We’re in the midst of one of the worst flu seasons in recent years, and it doesn’t seem to be slowing down any time soon. What’s particularly scary about the current flu season is the amount of pediatric deaths. So far in February 2018, there have been 84 flu-related child deaths in the U.S., but the numbers change weekly.
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The flu is rarely deadly for the average healthy person, but for those with a weaker immune system like the elderly and children under the age of five, it can be dangerous. Especially for those who are not vaccinated. According to the Centers for Disease Control and Prevention (CDC), any child showing severe signs of the flu should go to the doctor, but it can sometimes be hard to tell whether or not a child is suffering from the flu, a cold, or the severity. To help parents distinguish whether or not their child has the flu and if it’s serious, here are 12 common signs to watch out for…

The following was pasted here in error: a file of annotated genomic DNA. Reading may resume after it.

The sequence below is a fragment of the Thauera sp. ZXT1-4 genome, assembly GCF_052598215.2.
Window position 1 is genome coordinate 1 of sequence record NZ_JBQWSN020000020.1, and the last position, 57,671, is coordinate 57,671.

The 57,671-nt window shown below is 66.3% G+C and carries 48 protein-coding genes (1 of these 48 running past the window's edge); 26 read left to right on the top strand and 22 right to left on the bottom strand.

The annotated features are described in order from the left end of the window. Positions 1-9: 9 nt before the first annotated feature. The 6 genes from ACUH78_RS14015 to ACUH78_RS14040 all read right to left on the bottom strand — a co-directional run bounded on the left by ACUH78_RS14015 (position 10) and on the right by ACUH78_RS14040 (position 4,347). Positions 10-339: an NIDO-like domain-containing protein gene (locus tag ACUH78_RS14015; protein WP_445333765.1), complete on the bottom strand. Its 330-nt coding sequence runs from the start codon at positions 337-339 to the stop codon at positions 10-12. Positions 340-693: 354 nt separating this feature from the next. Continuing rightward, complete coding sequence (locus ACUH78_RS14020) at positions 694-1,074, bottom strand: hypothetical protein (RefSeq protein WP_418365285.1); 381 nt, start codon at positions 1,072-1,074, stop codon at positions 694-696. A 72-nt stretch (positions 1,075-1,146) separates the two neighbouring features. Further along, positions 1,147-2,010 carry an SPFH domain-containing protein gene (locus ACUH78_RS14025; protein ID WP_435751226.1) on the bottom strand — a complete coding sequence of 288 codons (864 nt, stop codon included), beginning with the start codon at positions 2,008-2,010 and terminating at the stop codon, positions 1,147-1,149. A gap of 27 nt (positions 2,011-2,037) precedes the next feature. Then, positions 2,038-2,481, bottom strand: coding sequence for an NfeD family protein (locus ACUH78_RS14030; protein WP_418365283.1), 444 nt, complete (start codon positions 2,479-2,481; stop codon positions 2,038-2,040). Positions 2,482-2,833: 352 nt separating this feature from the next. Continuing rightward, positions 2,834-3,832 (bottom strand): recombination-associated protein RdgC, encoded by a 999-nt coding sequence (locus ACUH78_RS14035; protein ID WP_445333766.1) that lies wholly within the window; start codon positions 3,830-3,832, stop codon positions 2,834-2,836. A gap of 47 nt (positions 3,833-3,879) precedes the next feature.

One of the most common signs to watch for is a persistent high grade fever that does not subside. According to the New York Times, it will be a fever that will “abate only to flare up again after the child seems to be over the worst of the illness.” WebMD lists a high grade influenza fever as up to 104 degrees fahrenheit (call the doctor if a child under 3 months has a fever, as it can be a sign of a dangerous illness). If you do not have a thermometer, use your hand to check how warm their face feels. If they feel warmer than normal with flushed cheeks, are sweating or even shivering, they most likely have a fever.
When a child develops a high grade influenza fever the most important thing to worry about is time. Time is of the essence because a persistent or recurrent fever means the child has developed a complication from the flu, such as pneumonia or another inflammatory response. If this happens, parents must seek medical attention as soon as possible.